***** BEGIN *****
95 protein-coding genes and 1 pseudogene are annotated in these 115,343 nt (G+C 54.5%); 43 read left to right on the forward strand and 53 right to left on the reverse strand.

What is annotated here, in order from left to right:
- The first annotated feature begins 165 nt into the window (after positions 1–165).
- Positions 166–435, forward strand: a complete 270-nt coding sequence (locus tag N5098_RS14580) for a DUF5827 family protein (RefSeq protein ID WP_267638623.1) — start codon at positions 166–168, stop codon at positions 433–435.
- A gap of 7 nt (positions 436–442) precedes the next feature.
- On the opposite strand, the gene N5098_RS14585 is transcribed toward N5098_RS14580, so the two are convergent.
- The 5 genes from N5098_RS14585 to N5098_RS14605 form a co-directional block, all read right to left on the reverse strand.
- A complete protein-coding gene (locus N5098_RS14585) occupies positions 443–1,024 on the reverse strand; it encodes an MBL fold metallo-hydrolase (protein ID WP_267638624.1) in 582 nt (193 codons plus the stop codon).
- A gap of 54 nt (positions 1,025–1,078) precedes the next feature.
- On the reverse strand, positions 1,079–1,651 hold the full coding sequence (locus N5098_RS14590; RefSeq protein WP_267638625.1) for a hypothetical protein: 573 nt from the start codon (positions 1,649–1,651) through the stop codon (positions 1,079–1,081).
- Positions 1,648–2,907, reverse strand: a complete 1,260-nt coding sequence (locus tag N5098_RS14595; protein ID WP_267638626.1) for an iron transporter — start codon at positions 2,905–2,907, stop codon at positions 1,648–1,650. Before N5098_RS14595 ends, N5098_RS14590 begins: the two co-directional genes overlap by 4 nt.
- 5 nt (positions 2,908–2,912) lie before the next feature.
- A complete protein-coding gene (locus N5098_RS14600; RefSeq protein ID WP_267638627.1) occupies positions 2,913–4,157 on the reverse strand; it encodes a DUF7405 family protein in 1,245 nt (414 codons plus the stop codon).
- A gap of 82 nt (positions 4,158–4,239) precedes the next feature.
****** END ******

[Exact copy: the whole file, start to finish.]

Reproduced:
95 protein-coding genes and 1 pseudogene are annotated in these 115,343 nt (G+C 54.5%); 43 read left to right on the forward strand and 53 right to left on the reverse strand.

What is annotated here, in order from left to right:
- The first annotated feature begins 165 nt into the window (after positions 1–165).
- Positions 166–435, forward strand: a complete 270-nt coding sequence (locus tag N5098_RS14580) for a DUF5827 family protein (RefSeq protein ID WP_267638623.1) — start codon at positions 166–168, stop codon at positions 433–435.
- A gap of 7 nt (positions 436–442) precedes the next feature.
- On the opposite strand, the gene N5098_RS14585 is transcribed toward N5098_RS14580, so the two are convergent.
- The 5 genes from N5098_RS14585 to N5098_RS14605 form a co-directional block, all read right to left on the reverse strand.
- A complete protein-coding gene (locus N5098_RS14585) occupies positions 443–1,024 on the reverse strand; it encodes an MBL fold metallo-hydrolase (protein ID WP_267638624.1) in 582 nt (193 codons plus the stop codon).
- A gap of 54 nt (positions 1,025–1,078) precedes the next feature.
- On the reverse strand, positions 1,079–1,651 hold the full coding sequence (locus N5098_RS14590; RefSeq protein WP_267638625.1) for a hypothetical protein: 573 nt from the start codon (positions 1,649–1,651) through the stop codon (positions 1,079–1,081).
- Positions 1,648–2,907, reverse strand: a complete 1,260-nt coding sequence (locus tag N5098_RS14595; protein ID WP_267638626.1) for an iron transporter — start codon at positions 2,905–2,907, stop codon at positions 1,648–1,650. Before N5098_RS14595 ends, N5098_RS14590 begins: the two co-directional genes overlap by 4 nt.
- 5 nt (positions 2,908–2,912) lie before the next feature.
- A complete protein-coding gene (locus N5098_RS14600; RefSeq protein ID WP_267638627.1) occupies positions 2,913–4,157 on the reverse strand; it encodes a DUF7405 family protein in 1,245 nt (414 codons plus the stop codon).
- A gap of 82 nt (positions 4,158–4,239) precedes the next feature.